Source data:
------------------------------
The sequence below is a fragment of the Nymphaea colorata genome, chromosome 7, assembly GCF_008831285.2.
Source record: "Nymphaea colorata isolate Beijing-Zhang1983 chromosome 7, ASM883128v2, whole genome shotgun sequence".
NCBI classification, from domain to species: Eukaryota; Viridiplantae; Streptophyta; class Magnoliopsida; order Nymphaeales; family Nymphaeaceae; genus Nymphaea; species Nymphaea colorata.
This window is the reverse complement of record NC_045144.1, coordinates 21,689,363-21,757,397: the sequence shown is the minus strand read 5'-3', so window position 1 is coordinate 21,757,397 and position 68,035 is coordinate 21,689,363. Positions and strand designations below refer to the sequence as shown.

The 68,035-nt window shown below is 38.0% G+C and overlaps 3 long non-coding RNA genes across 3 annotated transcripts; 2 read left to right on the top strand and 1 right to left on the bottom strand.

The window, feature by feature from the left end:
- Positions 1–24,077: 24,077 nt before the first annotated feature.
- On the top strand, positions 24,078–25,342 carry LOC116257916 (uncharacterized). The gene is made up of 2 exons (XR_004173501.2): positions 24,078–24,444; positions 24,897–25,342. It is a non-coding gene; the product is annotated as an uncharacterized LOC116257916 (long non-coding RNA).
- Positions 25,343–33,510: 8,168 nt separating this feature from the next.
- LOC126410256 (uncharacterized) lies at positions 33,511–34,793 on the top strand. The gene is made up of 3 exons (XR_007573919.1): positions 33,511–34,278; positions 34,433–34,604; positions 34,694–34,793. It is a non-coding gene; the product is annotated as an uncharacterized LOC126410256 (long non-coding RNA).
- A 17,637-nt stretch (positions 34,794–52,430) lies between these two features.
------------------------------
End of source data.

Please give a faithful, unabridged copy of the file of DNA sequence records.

The sequence below is a fragment of the Nymphaea colorata genome, chromosome 7, assembly GCF_008831285.2.
Source record: "Nymphaea colorata isolate Beijing-Zhang1983 chromosome 7, ASM883128v2, whole genome shotgun sequence".
NCBI classification, from domain to species: Eukaryota; Viridiplantae; Streptophyta; class Magnoliopsida; order Nymphaeales; family Nymphaeaceae; genus Nymphaea; species Nymphaea colorata.
This window is the reverse complement of record NC_045144.1, coordinates 21,689,363-21,757,397: the sequence shown is the minus strand read 5'-3', so window position 1 is coordinate 21,757,397 and position 68,035 is coordinate 21,689,363. Positions and strand designations below refer to the sequence as shown.

The 68,035-nt window shown below is 38.0% G+C and overlaps 3 long non-coding RNA genes across 3 annotated transcripts; 2 read left to right on the top strand and 1 right to left on the bottom strand.

The window, feature by feature from the left end:
- Positions 1–24,077: 24,077 nt before the first annotated feature.
- On the top strand, positions 24,078–25,342 carry LOC116257916 (uncharacterized). The gene is made up of 2 exons (XR_004173501.2): positions 24,078–24,444; positions 24,897–25,342. It is a non-coding gene; the product is annotated as an uncharacterized LOC116257916 (long non-coding RNA).
- Positions 25,343–33,510: 8,168 nt separating this feature from the next.
- LOC126410256 (uncharacterized) lies at positions 33,511–34,793 on the top strand. The gene is made up of 3 exons (XR_007573919.1): positions 33,511–34,278; positions 34,433–34,604; positions 34,694–34,793. It is a non-coding gene; the product is annotated as an uncharacterized LOC126410256 (long non-coding RNA).
- A 17,637-nt stretch (positions 34,794–52,430) lies between these two features.